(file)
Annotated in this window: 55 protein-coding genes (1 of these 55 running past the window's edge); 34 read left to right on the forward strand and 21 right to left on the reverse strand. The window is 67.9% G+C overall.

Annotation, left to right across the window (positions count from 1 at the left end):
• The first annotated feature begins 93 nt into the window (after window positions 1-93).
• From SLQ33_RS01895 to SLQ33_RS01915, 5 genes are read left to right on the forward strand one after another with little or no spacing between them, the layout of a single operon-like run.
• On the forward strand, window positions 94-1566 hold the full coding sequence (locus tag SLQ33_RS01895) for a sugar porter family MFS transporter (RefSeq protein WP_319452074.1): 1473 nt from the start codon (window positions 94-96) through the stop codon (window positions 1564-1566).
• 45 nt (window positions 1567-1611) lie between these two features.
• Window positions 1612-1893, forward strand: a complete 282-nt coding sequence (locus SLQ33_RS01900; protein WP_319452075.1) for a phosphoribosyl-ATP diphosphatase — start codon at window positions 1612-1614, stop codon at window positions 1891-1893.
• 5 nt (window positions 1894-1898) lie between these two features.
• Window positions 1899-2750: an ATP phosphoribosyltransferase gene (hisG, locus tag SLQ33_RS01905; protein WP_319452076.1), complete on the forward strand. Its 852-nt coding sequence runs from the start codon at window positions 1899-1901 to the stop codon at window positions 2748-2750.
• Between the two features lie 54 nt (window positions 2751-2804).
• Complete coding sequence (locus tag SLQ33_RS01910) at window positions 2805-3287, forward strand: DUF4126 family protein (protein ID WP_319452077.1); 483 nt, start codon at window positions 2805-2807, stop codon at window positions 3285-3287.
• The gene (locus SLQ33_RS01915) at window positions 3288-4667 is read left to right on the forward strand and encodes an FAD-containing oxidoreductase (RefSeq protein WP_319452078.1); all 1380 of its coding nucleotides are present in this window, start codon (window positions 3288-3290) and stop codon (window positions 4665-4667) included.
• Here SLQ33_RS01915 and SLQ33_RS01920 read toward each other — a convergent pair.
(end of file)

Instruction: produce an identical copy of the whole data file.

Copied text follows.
Annotated in this window: 55 protein-coding genes (1 of these 55 running past the window's edge); 34 read left to right on the forward strand and 21 right to left on the reverse strand. The window is 67.9% G+C overall.

Annotation, left to right across the window (positions count from 1 at the left end):
• The first annotated feature begins 93 nt into the window (after window positions 1-93).
• From SLQ33_RS01895 to SLQ33_RS01915, 5 genes are read left to right on the forward strand one after another with little or no spacing between them, the layout of a single operon-like run.
• On the forward strand, window positions 94-1566 hold the full coding sequence (locus tag SLQ33_RS01895) for a sugar porter family MFS transporter (RefSeq protein WP_319452074.1): 1473 nt from the start codon (window positions 94-96) through the stop codon (window positions 1564-1566).
• 45 nt (window positions 1567-1611) lie between these two features.
• Window positions 1612-1893, forward strand: a complete 282-nt coding sequence (locus SLQ33_RS01900; protein WP_319452075.1) for a phosphoribosyl-ATP diphosphatase — start codon at window positions 1612-1614, stop codon at window positions 1891-1893.
• 5 nt (window positions 1894-1898) lie between these two features.
• Window positions 1899-2750: an ATP phosphoribosyltransferase gene (hisG, locus tag SLQ33_RS01905; protein WP_319452076.1), complete on the forward strand. Its 852-nt coding sequence runs from the start codon at window positions 1899-1901 to the stop codon at window positions 2748-2750.
• Between the two features lie 54 nt (window positions 2751-2804).
• Complete coding sequence (locus tag SLQ33_RS01910) at window positions 2805-3287, forward strand: DUF4126 family protein (protein ID WP_319452077.1); 483 nt, start codon at window positions 2805-2807, stop codon at window positions 3285-3287.
• The gene (locus SLQ33_RS01915) at window positions 3288-4667 is read left to right on the forward strand and encodes an FAD-containing oxidoreductase (RefSeq protein WP_319452078.1); all 1380 of its coding nucleotides are present in this window, start codon (window positions 3288-3290) and stop codon (window positions 4665-4667) included.
• Here SLQ33_RS01915 and SLQ33_RS01920 read toward each other — a convergent pair.